Canada has developed a sustained and robust market for the development of public infrastructure using the public-private partnership (PPP) model. Since the 1990s PPP procurement has significantly expanded to the extent that PPP projects are now procured at all levels of government (federal, provincial and municipal) across the country. The provinces of British Columbia and Ontario remain the leaders in Canada in terms of volume of projects; however, nearly every province and territory has successfully completed a PPP procurement.

Much of Canada's modern infrastructure is being delivered using publicprivate procurement models and PPP 'best practices' which have received recognition and attracted participants from around the world. The PPP experience in Canada is primarily in the transportation or health-care industries; however, successful results in those areas has resulted in a PPP delivery model being used for infrastructure in other sectors including energy, defence and culture. Canadian corporations, legal advisers and consultants with significant experience in the Canadian PPP sector are also competing and providing expertise for PPP projects globally.

The year 2014 represented another noteworthy year in the Canadian public-private partnership marketplace. Between 1 January 2014 and 1 February 2015, 19 projects across Canada reached financial close, construction was completed on another seven projects, and more than 30 other projects issued a request for qualifications (RFQ), request for proposal (RFP), or both. Of particular note, the federal government reentered the PPP market with the issuance of the RFQ for the New Bridge for the St Lawrence Corridor project.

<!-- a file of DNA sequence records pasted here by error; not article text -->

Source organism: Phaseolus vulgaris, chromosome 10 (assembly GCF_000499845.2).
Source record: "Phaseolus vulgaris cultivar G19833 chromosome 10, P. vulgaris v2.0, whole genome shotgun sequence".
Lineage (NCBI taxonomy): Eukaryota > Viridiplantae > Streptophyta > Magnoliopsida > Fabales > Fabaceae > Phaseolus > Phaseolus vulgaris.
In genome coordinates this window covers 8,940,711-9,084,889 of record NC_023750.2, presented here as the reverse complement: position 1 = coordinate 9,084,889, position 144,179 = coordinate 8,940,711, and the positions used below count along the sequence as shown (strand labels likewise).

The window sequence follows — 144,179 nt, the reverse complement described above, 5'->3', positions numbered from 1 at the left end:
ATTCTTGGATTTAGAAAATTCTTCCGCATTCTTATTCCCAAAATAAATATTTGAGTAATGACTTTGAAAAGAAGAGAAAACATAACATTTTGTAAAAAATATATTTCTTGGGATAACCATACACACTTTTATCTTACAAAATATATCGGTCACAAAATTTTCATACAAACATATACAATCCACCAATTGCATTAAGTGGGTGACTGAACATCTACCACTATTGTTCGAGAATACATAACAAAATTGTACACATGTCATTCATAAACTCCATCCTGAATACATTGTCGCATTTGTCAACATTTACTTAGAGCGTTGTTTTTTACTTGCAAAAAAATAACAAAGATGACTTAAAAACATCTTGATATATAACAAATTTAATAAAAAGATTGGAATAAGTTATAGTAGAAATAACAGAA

This resource will also cover:

  • The general framework of PPPs, including types of PPP and the authorities involved
  • General requirements for PPP contracts
  • The bidding and award procedure
  • PPP contracts, including discussion of payments, state guarantees, and distribution of risk
  • PPP financing
  • Recent PPP decisions
  • The outlook for Canadian PPPs